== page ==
As for the cream, you'd be surprised what goes into the average carton of supermarket cream, from mono- and di-glycerides to carrageenan. Instead, look for the Clover organic or Straus organic heavy cream, both made of fresh, dairy-sweet local cream and nothing but.
And finally, when it comes to the berries, be as generous as you can. Blueberries for Sal! Tayberries for You! Berries, berries everywhere! You cannot have too many.
Double Berry Shortcake with Honey Cream
Light, fluffy biscuits get layered with a jammy berry filling, drenched with honey-sweetened whipped cream, and topped with more fresh berries.
Serves 6 to 8, depending on size of biscuits
For Shortcake Biscuits:
2 cups all-purpose white flour, preferably unbleached
1/2 cup cornmeal
1/4 cup sugar
2 tsp baking powder
1/4 tsp salt
grated rind of 1 orange
8 TB (1 stick or 1/2 cup) butter, chilled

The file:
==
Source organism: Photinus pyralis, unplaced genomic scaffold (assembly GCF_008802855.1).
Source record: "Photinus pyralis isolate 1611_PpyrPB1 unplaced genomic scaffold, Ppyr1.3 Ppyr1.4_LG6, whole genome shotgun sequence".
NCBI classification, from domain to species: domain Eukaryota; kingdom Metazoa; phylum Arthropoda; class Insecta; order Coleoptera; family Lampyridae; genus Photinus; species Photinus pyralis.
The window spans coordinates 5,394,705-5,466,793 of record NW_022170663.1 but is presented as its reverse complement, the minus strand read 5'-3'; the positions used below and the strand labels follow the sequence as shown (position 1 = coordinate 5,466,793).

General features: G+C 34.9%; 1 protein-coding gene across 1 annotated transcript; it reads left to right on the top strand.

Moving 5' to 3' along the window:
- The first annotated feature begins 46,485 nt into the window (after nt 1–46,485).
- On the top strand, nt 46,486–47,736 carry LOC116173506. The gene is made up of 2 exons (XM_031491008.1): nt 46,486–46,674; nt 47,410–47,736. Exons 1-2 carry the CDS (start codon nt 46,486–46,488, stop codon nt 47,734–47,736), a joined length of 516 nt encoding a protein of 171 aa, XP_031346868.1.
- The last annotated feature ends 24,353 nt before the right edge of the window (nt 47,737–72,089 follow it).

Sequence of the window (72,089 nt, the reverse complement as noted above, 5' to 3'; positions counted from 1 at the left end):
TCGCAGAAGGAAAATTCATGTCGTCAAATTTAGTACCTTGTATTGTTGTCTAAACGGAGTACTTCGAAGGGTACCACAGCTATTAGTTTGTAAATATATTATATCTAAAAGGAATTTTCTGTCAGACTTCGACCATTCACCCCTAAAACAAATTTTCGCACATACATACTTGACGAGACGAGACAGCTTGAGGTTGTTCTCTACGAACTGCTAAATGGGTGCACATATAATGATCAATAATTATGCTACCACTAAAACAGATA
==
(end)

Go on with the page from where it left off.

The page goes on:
1/2 cup milk plus 1 TB (you may need slightly more or less)
For Berry Filling:
2 TB water
1 TB quick-cooking tapioca, such as Minute brand
juice of half a lemon
1/2 cup sugar
2 cups mixed berries, such as blueberries, raspberries, and blackberries
2 tsp Chambord or cassis liqueur, optional
For Honey Cream:
1/2 pint heavy (whipping) cream
1 TB honey, or to taste
a few drops of orange extract or orange liqueur (such as Grand Marnier), or 1/4 tsp grated orange rind, optional
2 to 3 cups mixed fresh berries
1. To make shortcake biscuits: Preheat oven to 400°F. Lightly grease a round cake pan.
2. In a large bowl, whisk together the flour, cornmeal, sugar, baking powder, and salt.